Years into the VoIP revolution, call center managers are recognising that it’s not necessary, or even desirable, to have all their agents located in a single location. High speed Internet access is ubiquitous, allowing the modern call center floor to be distributed over multiple locations. It’s no wonder that call centers have experimented with home-based and remote agents; it’s like having a location of one. If the center is already leveraging the multi-site capabilities of its call center software, the ability should exist to include additional single-user locations.
There many good reasons to consider this sort of move. Usually the first benefit that comes to mind is the reduced cost of infrastructure. If a home agent is willing to use their computer, Internet connection and workspace in order to work from home, this can be a cost win for the call center. Agents working from a remote non-home location don’t confer this same benefit, but if the center is expanding, it is very possible that finding a few locations for scattered agents may be cheaper than locating a single large location and moving current operations to the new location.
Staffing is another consideration. Allowing some agents to work from home, possibly with flexible hours, allows the call center to put more agents into the ACD at peak times without having to expand physical capacity. It also allows the hiring or retention of agents who may be unable to put in a full shift or who may be more comfortable with working for a few short periods through the day. Finally, the additional geographic dispersion of the workplace allows for attracting staff who may be unwilling to travel to the main call center.
Clearly there are benefits for the call center. Why would agents be willing to work from home, especially if they are providing space and connectivity to the call center for free? Convenience must play a huge role in the motivation here. Not having to spend time dressing up, commuting back and forth to the office, and having lunch and snacks readily available can free up hours of a worker’s day. Also, some of the same scheduling benefits that the call center enjoys are also available to the agent. Working shorter shifts or split shifts becomes feasible, and may work better with the agent’s outside schedule. The ability to work remotely also makes employment at more distant call centers an option as well, expanding the field of potential employers.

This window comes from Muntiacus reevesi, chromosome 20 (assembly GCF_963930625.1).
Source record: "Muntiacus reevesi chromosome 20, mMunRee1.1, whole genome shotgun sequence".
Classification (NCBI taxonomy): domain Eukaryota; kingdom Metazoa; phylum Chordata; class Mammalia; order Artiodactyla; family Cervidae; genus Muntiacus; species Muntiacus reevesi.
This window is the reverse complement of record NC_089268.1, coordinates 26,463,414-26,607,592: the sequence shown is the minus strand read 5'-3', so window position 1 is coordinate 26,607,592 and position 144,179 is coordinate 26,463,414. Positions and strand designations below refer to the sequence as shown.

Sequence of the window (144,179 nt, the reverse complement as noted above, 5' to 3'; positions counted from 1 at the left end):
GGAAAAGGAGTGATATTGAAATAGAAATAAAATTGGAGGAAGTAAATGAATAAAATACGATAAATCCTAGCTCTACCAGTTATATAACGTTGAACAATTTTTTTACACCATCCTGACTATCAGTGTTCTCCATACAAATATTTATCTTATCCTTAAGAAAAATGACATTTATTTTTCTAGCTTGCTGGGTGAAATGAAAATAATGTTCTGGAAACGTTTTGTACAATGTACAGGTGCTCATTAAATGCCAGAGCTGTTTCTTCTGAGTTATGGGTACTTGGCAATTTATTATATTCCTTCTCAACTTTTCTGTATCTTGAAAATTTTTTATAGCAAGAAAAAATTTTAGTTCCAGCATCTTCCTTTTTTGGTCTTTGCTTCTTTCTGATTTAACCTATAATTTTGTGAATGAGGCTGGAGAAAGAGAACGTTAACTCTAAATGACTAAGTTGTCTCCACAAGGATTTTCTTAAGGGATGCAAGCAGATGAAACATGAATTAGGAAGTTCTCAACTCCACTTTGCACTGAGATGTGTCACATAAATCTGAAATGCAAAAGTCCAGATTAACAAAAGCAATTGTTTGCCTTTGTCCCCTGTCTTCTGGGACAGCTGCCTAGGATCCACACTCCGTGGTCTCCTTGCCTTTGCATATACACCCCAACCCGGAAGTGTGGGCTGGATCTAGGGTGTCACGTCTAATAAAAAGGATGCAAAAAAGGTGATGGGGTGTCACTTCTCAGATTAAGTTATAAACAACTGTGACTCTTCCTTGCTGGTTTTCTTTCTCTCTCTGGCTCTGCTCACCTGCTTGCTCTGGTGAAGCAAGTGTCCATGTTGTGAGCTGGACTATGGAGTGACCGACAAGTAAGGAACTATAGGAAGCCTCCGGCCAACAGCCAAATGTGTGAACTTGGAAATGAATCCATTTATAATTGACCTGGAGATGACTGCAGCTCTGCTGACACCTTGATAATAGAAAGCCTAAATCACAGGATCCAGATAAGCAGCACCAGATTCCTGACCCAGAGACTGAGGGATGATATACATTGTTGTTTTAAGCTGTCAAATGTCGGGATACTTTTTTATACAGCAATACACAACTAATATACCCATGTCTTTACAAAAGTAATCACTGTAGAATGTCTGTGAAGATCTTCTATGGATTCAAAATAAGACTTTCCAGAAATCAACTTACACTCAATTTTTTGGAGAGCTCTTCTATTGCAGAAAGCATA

If working remotely offers benefits to the call center and the agent, what are the tradeoffs? There must be some, otherwise everybody would be doing it. There are a few disadvantages, and for some environments, these can be concept killers:
Less accountability. Supervisors can’t keep as close an eye on agents.
Harder to keep agents up to date. Operations changes and notices have to be communicated directly.
IT issues with remote access. The firewall can be more difficult to administer, for instance, and agents may not be savvy enough to connect in without help.
Infrastructure partially out of center’s control. If agents are providing any of their own equipment, or their own Internet access, the IT department can wind up with more (but less severe) outages.
When you are using a Cloud based Software as a Service (SaaS) call center technology, the benefits of remote agents are even more visible. The ability to have your agents distributed geographically gives you the ability to start your call center from a single office, grow, then acquire a call center location when needed. You can get started using a SaaS system right away, and start growing your business today.